Representation of Union Territories in Lok Sabha:

  • Parliament is empowered to choose the members from the UTs in any manner as it desires
  • Election Principle used – Direct Election

Note: Union Territories (Direct Election to the House of the People) Act, 1965, has been enacted by which the members of Lok Sabha from the union territories are chosen by direct election.

Representation of Nominated Members in Lok Sabha:

President nominates 2 members from Anglo-Indian Community if they are not adequately represented.

Note: The provision to nominate Anglo-Indians was extended till 2020 by 95th Amendment Act, 2009.

Facts about Lok Sabha elections for UPSC

  • 1st Lok Sabha Election took place in 1952. There were 489 seats elected. Congress won 364 out of 489 seats. Jawaharlal Nehru became the first Prime Minister.
  • 2019 Lok Sabha elections were country’s 17th General Elections. Elections took place for 552 seats. BJP won 303 seats out of 552. Narendra Modi is the Prime Minister.
  • In 1952, only 22 women were elected while in 2014, 49 women candidates were elected.
  • Elections to Lok Sabha are carried out using a first-past-the-post electoral system.

Who is Lok Sabha Speaker?

The speaker of Lok Sabha is a member who elected from amongst the members of the house. He chairs the house and no proceedings in the house take place in his absence.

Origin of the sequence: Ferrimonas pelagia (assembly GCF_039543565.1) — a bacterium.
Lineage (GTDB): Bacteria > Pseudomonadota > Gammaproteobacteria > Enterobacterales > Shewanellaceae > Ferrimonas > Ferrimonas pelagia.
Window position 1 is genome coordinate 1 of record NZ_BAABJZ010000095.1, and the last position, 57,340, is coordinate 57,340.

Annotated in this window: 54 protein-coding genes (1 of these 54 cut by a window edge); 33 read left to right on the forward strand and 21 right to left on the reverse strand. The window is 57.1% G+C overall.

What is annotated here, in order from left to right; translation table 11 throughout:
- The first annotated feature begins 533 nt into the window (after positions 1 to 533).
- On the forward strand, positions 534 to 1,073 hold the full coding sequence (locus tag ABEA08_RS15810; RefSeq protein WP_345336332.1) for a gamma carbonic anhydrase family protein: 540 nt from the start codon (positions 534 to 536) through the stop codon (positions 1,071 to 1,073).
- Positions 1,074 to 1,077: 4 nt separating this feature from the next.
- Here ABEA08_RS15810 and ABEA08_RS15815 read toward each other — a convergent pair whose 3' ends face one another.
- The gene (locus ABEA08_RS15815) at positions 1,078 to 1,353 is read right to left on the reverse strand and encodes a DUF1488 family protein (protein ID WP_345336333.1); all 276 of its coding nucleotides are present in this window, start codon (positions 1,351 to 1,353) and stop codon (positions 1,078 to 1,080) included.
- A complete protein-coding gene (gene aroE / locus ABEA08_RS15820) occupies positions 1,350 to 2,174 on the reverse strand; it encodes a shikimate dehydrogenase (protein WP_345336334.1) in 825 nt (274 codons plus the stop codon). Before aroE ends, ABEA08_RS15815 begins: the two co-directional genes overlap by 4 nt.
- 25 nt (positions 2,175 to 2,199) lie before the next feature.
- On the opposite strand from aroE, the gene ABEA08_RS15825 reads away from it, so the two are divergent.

Facts about Lok Sabha Speaker for UPSC:

  • 1st Lok Sabha Speaker – Ganesh Vasudev Mavalankar (1952-1956) (died in the office)
    • Ananthasayanam Ayyanagar was elected as Lok Sabha Speaker in 1956 who worked till 1957
  • After 16th Lok Sabha elections, Ms Sumitra Mahajan was elected as the Lok Sabha speaker
  • Following 17th Lok Sabha elections (2019 General Elections), Om Birla is the speaker of Lok Sabha. (To read more on the Lok Sabha Speaker, check the linked article.)

Lok Sabha Constituencies

There are 543 constituencies in India that take part in Lok Sabha elections. There are various doubts related to Lok Sabha constituencies which strike an aspirants’ mind. Below-given are answers to a few questions related to Lok Sabha constituencies which you may know for UPSC Prelims:

Which is the largest constituency (area-wise)? Ladakh (173266.37 sq.km)
Which is the smallest constituency (area-wise)? Chandni Chowk (10.59 sq.km)
Which is the largest constituency (electors-wise) Malkajgiri (29,53,915)